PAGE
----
Directed by Sacha Gervasi
The conceit of this brisk, star-studded domestic comedy (in biopic drag), showcasing an oddly glazed-over Master of Suspense impersonation by Sir Anthony Hopkins, is that Alfred Hitchcock’s unlikely smash hit Psycho didn't just push the studio-picture envelope—it also stress-tested the director’s marriage, leading him to view his wife, at long last, as a legitimate collaborator. The first narrative feature from Sacha Gervasi, who previously made the enjoyable heavy-metal doc Anvil!, marshals showbiz-history research toward something resembling a battle-of-the-sexes sitcom. Hitchcock’s wife, Alma Reville (Helen Mirren, earning Oscar buzz for doing a lot with a little), nags her corpulent companion about the calories he’s consuming while suffering in silence through his creepy obsessions with his leading ladies (a subject also taken up by the recent HBO movie The Girl); in turn, he belittles the script that filmmaker-in-her-own-right Alma is working on with a rival for her affections (Danny Huston). Soon, though, husband and wife must work together in the cutting room to salvage the self-financed slasher movie on which they’ve staked everything (including their house)—a grisly picture nobody wanted the stubborn one-liner machine to make as a follow-up to the popular North by Northwest.
Gervasi and screenwriter John J. McLaughlin visualize Hitchcock’s private communing with the macabre by staging occasional fantasy interactions with serial killer Ed Gein (Michael Wincott), Psycho’s real-life inspiration; in the film’s opening scene, a fourth-wall-breaking Hitchcock archly introduces “our little movie” on the grounds of the Gein farmhouse. These interludes do little to instill any sense of an active creative process, and possess a near-zany tone that’s hard to square with the 1960 film.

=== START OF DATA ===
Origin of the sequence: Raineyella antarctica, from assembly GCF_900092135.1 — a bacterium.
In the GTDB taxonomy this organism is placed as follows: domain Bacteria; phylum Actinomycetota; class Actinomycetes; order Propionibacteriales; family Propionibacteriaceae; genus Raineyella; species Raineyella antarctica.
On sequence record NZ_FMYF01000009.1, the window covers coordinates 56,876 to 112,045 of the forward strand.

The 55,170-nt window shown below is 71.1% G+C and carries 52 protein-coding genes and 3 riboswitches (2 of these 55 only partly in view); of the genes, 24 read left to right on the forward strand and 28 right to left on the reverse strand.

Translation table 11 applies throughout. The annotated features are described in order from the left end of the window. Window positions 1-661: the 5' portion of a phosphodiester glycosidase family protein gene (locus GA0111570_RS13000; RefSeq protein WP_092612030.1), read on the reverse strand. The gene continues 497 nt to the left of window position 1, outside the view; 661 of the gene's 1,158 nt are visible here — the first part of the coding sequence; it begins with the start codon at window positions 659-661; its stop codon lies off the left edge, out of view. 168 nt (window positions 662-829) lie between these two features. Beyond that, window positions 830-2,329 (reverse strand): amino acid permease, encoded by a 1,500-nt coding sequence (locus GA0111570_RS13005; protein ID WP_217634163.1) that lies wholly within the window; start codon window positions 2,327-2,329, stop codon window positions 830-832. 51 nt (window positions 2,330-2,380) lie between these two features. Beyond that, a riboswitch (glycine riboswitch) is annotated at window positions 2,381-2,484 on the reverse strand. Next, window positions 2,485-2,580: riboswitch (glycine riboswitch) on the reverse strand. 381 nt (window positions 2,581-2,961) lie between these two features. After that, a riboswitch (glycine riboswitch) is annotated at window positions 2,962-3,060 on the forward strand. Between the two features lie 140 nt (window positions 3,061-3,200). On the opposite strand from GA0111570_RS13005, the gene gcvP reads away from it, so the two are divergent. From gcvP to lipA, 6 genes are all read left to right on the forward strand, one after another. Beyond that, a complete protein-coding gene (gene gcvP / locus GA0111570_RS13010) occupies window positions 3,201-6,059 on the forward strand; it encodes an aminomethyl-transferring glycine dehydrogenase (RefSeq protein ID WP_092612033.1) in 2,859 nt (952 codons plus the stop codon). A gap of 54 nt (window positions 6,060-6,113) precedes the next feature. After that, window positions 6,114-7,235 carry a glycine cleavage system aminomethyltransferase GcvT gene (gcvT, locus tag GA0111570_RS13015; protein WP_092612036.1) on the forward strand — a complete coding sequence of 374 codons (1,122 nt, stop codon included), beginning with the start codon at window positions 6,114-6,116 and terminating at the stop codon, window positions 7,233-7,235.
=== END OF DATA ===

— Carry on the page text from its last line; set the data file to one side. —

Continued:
Meanwhile, Hitchcock’s on-set material settles in on a softball Hollywood-plays-itself level: we get a lost-looking Jessica Biel as Vera Miles, a contrastingly poised Scarlett Johanssen as Janet Leigh, and, best of all but least seen, a skittery James D’Arcy as Tony Perkins, the butt of the script’s most gratuitous jokes (in one of them, Leigh tells Hitch that girls love candy corn—and that she found some in her costar’s dressing room). But this is all, ultimately, eclipsed by the Hitchcock domestic conflict, and there’s something more than a little unseemly about using an innovative film’s making-of story as the backdrop for a married-life plot that’s so thoroughly derivative.
Opens November 23